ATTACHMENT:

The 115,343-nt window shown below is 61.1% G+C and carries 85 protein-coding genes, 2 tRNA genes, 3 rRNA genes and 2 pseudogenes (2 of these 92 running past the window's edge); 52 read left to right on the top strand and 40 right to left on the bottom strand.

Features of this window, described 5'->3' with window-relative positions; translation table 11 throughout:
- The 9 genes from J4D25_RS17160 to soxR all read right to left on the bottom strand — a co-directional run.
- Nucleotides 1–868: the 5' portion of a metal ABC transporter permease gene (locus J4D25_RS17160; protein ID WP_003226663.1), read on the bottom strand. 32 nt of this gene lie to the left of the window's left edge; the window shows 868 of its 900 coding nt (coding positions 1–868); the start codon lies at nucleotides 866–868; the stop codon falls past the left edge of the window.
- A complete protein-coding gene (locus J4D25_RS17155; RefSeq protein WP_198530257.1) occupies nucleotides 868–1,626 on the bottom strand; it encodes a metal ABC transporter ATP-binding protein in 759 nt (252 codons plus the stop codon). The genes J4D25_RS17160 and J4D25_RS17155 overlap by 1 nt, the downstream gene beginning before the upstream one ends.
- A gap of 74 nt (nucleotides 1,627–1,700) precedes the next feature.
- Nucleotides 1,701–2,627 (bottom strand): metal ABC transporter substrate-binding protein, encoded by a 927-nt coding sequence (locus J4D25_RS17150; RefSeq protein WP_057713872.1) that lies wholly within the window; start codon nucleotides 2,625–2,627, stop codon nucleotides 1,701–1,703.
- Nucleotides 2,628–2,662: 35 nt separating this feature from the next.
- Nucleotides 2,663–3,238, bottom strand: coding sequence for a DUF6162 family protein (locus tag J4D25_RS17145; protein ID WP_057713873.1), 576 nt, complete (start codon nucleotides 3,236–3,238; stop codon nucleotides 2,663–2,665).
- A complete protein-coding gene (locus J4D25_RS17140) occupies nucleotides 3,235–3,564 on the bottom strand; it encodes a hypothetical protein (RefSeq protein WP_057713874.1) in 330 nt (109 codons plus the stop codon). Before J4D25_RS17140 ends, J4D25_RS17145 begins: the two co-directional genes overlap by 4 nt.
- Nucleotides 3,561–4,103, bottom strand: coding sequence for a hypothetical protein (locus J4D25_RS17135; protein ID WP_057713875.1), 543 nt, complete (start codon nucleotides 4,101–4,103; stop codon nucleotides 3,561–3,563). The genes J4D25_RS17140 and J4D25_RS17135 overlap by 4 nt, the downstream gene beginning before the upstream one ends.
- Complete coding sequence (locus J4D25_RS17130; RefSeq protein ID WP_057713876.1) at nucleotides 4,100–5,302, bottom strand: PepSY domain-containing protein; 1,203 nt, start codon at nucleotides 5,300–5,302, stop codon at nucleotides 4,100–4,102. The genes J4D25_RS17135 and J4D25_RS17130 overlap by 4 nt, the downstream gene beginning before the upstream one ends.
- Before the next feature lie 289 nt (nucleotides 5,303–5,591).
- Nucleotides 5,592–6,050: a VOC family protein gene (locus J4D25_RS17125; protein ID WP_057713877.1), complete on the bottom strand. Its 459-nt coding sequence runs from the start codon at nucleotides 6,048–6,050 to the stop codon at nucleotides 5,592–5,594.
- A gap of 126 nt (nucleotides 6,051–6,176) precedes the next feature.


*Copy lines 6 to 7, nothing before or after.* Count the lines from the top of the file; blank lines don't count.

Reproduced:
- A gap of 74 nt (nucleotides 1,627–1,700) precedes the next feature.
- Nucleotides 1,701–2,627 (bottom strand): metal ABC transporter substrate-binding protein, encoded by a 927-nt coding sequence (locus J4D25_RS17150; RefSeq protein WP_057713872.1) that lies wholly within the window; start codon nucleotides 2,625–2,627, stop codon nucleotides 1,701–1,703.